It started when I heard the news about just how badly Borders is doing. I was hit with a wave of grief. I think it must be similar to what those who have had excellent independent bookstores felt, as I tried to imagine a world without Borders. Already the number of bookstores has diminished, it's not uncommon to realize a large shopping center is missing a bookstore. Large and beautiful big box stores are closing all over the country, but the idea of Borders being wiped out completely is almost terrifying.
I have never had a really local independent bookstore, but I did have Borders. In fact, I could go five minutes in any direction when I was in high school and go to Borders or Barnes & Noble. And the bookworm in me loved that. I remember study sessions at Borders in high school, sitting with classmates, laughing and doing assignments. My friends and I would find spending hours at Borders an entirely acceptable way to pass a Friday night. I remember the feeling of brushing my fingertips over the spines of the books I longed to own imagining the mysterious knowledge, adventure, and delight they contained. I could lose myself for hours in the large and extensive music section, discovering new artists, trying to find the next one who would have the keys to unlock my heart. Borders was a center of a kind of culture and possibility I didn't have anywhere else. I loved it.
Then yesterday, the devastating news that the Mystery Bookstore in Westwood L.A. is closing at the end of January hit my inbox. I've only been there once, it's a very long drive for me. But what a store! It's a small store crammed full of fantastic mystery books, and steeped in memory and tradition. I went for an author event. It was the most intimate author event I'd ever been to, Kwei Quartey sat at a table and talked to us. I lingered afterwards, chatting with the good people of Mystery Books and letting them handsell a few books to me. I have wanted to go back so many times, but the drive (and the traffic I encounter) has kept me from it. I hope to make it back before they close.
Today the news that our current governor is proposing a budget that eliminates all state funding for public libraries drove the point home to me.
Our bookish way of life is dying.
No, reading is not dying. No, publishing may not be dying.
What is dying? The physical book. The mystery of the bookstore. The shared collective delight over the same books.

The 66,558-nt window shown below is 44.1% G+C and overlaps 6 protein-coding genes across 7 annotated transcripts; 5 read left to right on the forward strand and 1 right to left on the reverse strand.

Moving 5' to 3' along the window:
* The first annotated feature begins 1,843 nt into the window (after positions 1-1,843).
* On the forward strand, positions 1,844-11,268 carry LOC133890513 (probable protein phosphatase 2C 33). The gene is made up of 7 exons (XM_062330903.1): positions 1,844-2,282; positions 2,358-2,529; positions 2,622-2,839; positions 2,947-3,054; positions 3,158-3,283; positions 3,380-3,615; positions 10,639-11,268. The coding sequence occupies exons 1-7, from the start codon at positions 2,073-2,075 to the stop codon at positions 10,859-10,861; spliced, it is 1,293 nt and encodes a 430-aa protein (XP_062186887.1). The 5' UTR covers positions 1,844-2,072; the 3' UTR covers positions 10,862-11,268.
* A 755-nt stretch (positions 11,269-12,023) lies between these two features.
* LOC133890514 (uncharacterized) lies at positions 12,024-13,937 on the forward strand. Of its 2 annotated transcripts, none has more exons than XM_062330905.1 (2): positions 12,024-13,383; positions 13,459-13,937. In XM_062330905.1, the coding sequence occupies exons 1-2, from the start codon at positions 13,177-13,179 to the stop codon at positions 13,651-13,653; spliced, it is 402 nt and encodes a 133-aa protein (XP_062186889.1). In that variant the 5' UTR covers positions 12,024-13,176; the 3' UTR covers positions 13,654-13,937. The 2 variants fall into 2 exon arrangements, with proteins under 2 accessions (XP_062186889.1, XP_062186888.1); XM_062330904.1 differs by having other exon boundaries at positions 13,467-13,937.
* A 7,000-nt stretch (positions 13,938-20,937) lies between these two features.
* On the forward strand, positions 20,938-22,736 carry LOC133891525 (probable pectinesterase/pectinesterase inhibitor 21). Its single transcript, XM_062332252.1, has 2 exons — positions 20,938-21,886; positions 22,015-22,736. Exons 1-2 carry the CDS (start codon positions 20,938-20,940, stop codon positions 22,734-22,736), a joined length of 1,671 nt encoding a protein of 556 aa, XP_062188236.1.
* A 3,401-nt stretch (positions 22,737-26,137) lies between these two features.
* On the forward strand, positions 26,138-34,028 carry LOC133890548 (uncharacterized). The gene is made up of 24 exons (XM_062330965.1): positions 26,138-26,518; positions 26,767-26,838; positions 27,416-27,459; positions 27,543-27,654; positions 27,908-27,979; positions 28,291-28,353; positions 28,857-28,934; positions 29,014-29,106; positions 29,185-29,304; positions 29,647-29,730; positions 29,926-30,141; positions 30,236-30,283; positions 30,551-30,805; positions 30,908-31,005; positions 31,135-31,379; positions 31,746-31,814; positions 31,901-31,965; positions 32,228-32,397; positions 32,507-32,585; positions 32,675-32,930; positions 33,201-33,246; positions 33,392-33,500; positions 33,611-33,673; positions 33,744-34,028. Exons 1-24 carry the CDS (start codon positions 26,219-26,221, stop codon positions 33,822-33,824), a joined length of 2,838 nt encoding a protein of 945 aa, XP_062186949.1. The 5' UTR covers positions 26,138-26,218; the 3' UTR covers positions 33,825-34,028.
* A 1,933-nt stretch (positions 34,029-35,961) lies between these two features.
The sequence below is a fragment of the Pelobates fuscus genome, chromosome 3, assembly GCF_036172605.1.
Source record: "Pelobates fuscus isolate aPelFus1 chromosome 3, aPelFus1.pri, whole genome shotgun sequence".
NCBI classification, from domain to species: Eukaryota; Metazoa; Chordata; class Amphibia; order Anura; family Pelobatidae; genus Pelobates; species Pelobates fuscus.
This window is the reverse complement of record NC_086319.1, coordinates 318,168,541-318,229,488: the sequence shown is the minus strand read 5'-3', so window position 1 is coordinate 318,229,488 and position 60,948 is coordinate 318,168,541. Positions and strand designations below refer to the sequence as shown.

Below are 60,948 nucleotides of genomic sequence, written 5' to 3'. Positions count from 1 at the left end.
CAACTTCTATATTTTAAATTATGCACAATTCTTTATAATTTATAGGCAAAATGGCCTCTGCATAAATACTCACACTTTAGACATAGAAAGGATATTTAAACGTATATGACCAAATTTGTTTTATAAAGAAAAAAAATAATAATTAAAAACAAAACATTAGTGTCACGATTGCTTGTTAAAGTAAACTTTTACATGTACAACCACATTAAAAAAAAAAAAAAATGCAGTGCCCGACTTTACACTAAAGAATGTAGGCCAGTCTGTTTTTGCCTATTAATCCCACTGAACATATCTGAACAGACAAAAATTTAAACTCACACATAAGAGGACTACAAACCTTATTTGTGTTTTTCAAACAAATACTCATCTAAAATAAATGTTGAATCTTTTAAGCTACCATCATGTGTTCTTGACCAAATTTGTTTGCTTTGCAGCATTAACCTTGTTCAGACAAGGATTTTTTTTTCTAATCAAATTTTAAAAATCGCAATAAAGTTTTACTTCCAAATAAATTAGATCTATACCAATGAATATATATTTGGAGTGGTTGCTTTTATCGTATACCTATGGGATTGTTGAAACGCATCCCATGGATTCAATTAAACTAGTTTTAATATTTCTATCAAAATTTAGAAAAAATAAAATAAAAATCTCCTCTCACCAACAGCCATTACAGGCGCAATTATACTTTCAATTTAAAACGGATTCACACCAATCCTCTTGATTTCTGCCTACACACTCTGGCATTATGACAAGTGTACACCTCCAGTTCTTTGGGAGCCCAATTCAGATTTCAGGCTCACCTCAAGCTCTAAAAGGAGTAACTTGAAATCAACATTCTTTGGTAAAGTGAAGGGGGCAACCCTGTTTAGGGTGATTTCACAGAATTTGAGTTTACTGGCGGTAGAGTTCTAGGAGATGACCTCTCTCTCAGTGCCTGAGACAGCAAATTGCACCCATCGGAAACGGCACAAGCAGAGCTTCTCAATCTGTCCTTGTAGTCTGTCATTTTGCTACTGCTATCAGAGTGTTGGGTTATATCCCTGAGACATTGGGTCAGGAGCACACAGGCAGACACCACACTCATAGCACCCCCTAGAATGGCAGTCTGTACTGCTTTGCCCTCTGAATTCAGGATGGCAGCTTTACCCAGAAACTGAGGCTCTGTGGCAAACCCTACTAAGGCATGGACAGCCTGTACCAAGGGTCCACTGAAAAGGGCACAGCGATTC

And yes I mourn the loss. Earlier this week, Wendy of Caribousmom wrote about the increased move to e-reading. She wrote,
There is something about sitting with a traditional book in one’s hand, curled beneath a quilt perhaps, or snuggled under the covers at night. There is no back-light – just words on a page. There is the feel of a book, the smell of its pages, the weight of its words which sit heavily in one’s hands. No digital medium can replicate the feel, smell, and bliss of a traditional book…a book with actual pages.
I know what she means about the tactile experience of a book. I have a Sony Reader and I love reading on it. I recognize the benefit of it from a storage standpoint, but I'm not fully sold nor have I fully acclimated to reviewing from one. This is not a complaint against e-readers so much as it is an acknowledgement of the inevitable. It's happening.
I've lived through this once. I lived through it with music and it certainly took me a long time to adjust. I still feel less connected to an album if I haven't held the liner notes in my hand. It sometimes feels far too easy to simply click download and the music is in my possession. There's no longer the rush of going to a store on release date, the accidental bumping into other fans. I watched the music stores close and the other stores reduce their music inventory. I watched artists I loved struggle to make music as fans felt the right to download music without paying for it. And now, with horror, I'm watching that happen with books. The e-piracy of books is on the rise.
One of the common arguments in favor of this brave new e-reading world is how many different books will be available to us. Self-publishing will be much more feasible. Part of me cheers this. It means so much for those who haven't found a platform before, who have been shut out because their books weren't marketable in a certain way. Part of me is saddened by the continued fragmentation of our entertainment choices, as the points of connection continue to diminish the more choices we have. No physical bookstore could ever hope to compete.
The combination of these events, the loss of our bookstores, the devaluing of our libraries confirms to me that indeed our bookish way of life is ending. The push for e-readers and e-reading will continue, and Michael Hyatt predicts that e-readers will go below $100 this year. We'll have less need than ever to leave our house to go get a book.
While I celebrate some of the good that comes from e-reading, while I readily acknowledge the benefits it brings, I also finally see the world I knew collapsing. I'm watching it die slowly everyday. So even in the midst of celebrating the new, I find myself grieving what is lost.
After all, every hello means a good-bye.